PAWS Magazine

Issue 71, Fall 2008

Cats are in Crisis

Michelle Kulej was the first staff member to arrive at PAWS Companion Animal Shelter the morning of July 10. By the front door she saw a calico cat sitting neatly next to a bowl of cat food. It wasn't the first time Michelle arrived to find someone waiting. Sometimes it was a box of abandoned kittens, wiggling together for warmth; other times it had been a frightened dog tied to the handrail.

Photo of a stray cat that arrived in the shelter.As Michelle carefully approached the cat, she expected her to flee, but the cat remained still, gazing up with bright eyes. She gladly let Michelle take her inside the safety of the shelter. An hour later Michelle discovered that the beautiful cat was more than 55 miles from her home in Tacoma, Washington, and her name was Pearl.

How she got to PAWS, no one knew. But how she got home was no mystery: a microchip. If it weren't for this inexpensive piece of technology, Pearl would have taken a place among the other cats in PAWS' care, while PAWS adoption staff and volunteers worked diligently to find her a new home.

Michelle scanned Pearl with a specialized scanner—as staff do with every lost dog or cat who comes to PAWS—and detected a unique number encoded in the tiny, rice-sized microchip implanted under her skin. After obtaining the guardians' info from the chip manufacturer, Michelle called Pearl's family with the good news. They were ecstatic that PAWS had found their feline friend safe and sound, and that we had taken the time to search for them. Just a few hours later a tearful mom and the joyous kids arrived to take Pearl home.

This cheerful reunion is, tragically, all too uncommon for lost cats. Staff and volunteers will tell you that many of the stray cats who arrive at PAWS were obviously cared for and loved by someone. But of the stray cats who make it safely to a shelter, a meager two to three percent are claimed by their guardians, compared to approximately 30 percent of dogs. When a cat goes missing, people often mistakenly assume the cat has "gone off to die," or "will come back in a few days."

This is just one of the reasons why cats in our communities are in crisis. In Washington State, cats are euthanized twice as often as dogs. While cats outnumber dogs in our homes, they are more often neglected and more often relinquished to shelters. So why is the most popular pet in America treated like a second-class pet citizen?

Local laws fail at protecting cats the same way they do dogs. In most jurisdictions lost or free-roaming cats won't be picked up by animal control and brought to a shelter, and many cities don't require owned cats to be licensed, which would enable them to be easily reunited with their families. Many cats are allowed to roam freely unsupervised and encounter dangers of cars, predators, diseases and numerous other hazards. Unwanted and unplanned litters of kittens abound—products of still too many unaltered felines.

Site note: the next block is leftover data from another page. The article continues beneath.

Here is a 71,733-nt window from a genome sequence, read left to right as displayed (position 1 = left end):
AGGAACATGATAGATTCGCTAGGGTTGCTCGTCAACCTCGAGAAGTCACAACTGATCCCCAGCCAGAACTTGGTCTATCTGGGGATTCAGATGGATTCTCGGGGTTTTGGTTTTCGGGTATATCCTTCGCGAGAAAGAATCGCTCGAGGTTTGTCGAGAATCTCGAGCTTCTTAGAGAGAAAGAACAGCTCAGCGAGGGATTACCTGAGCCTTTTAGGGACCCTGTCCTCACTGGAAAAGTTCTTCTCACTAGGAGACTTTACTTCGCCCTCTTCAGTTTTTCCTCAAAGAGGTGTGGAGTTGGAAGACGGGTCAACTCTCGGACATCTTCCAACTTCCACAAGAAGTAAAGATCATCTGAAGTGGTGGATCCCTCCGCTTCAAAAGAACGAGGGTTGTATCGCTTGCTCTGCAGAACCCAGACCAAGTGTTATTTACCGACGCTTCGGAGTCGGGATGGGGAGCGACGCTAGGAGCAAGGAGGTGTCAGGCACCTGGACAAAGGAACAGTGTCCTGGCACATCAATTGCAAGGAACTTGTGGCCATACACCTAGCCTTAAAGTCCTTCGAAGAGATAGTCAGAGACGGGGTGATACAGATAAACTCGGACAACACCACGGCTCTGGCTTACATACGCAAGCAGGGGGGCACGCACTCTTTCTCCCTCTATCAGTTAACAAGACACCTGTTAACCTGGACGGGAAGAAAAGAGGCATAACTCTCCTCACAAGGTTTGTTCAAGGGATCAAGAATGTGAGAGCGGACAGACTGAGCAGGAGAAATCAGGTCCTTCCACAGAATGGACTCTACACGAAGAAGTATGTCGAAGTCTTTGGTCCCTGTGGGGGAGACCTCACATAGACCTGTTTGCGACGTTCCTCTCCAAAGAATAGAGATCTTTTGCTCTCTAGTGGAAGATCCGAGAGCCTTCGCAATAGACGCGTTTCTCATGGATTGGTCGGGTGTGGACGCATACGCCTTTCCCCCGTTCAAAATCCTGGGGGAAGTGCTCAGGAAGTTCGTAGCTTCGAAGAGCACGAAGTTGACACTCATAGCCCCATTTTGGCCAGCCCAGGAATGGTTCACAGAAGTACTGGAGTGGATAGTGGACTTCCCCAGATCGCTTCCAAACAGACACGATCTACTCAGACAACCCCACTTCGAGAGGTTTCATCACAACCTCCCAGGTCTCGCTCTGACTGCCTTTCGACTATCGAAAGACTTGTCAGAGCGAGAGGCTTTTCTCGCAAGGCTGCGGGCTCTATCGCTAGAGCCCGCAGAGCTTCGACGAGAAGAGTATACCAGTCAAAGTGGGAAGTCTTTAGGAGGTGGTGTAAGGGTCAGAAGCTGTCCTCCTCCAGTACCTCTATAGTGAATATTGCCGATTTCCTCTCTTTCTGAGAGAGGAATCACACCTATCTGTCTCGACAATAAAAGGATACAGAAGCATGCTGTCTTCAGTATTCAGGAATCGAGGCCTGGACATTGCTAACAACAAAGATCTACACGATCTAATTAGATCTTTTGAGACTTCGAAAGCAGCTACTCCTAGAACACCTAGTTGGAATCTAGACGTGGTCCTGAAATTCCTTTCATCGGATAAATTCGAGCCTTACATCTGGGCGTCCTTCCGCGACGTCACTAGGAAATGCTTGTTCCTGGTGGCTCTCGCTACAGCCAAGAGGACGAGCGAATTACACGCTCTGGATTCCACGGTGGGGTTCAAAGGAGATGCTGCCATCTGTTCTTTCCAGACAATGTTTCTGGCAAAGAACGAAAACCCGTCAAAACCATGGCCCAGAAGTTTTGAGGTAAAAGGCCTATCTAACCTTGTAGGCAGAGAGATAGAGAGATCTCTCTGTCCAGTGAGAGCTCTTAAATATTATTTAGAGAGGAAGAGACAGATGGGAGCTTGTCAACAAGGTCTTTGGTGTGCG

But here's the good news: there are simple solutions to save thousands of lives, steps that most anyone take.

Provide ID for your cat. While a microchip provides crucial insurance for cats like Pearl (every dog and cat adopted from PAWS receives a microchip), a simple collar and ID tag with up-to-date contact information make it easy for people in your neighborhood to find you without taking your cat to a shelter.

Keep your cat safe at home. On average, indoor cats live longer, healthier lives, and can be kept happy with toys, playtime and window perches. Give your feline companion an outdoor play enclosure, supervised time outside, or walks on a specialized leash and harness. Call PAWS' free Behavior Helpline at 425.787.2500 x860 for more ideas and leash training tips.

Spay or neuter your cat. A female cat can get pregnant as young as five months old, and have up to three litters a year. That's a lot of kittens. The one-time surgery needed to "fix" your cat can also prevent certain diseases and improve many behaviors. There are several low-cost options for people who can't afford it, including at PAWS where a spay/neuter surgery for any cat of a low-income individual costs just $40 through our low-cost spay/neuter program. (Check paws.org for details or call 425.787.2500 x849).

These simple steps will help lift our feline friends out of crisis. PAWS is working hard to save cats' lives, but we can't do it alone. Please, join us in this crusade.

Ask Riley - Kids, email Riley with questions to Riley@paws.org

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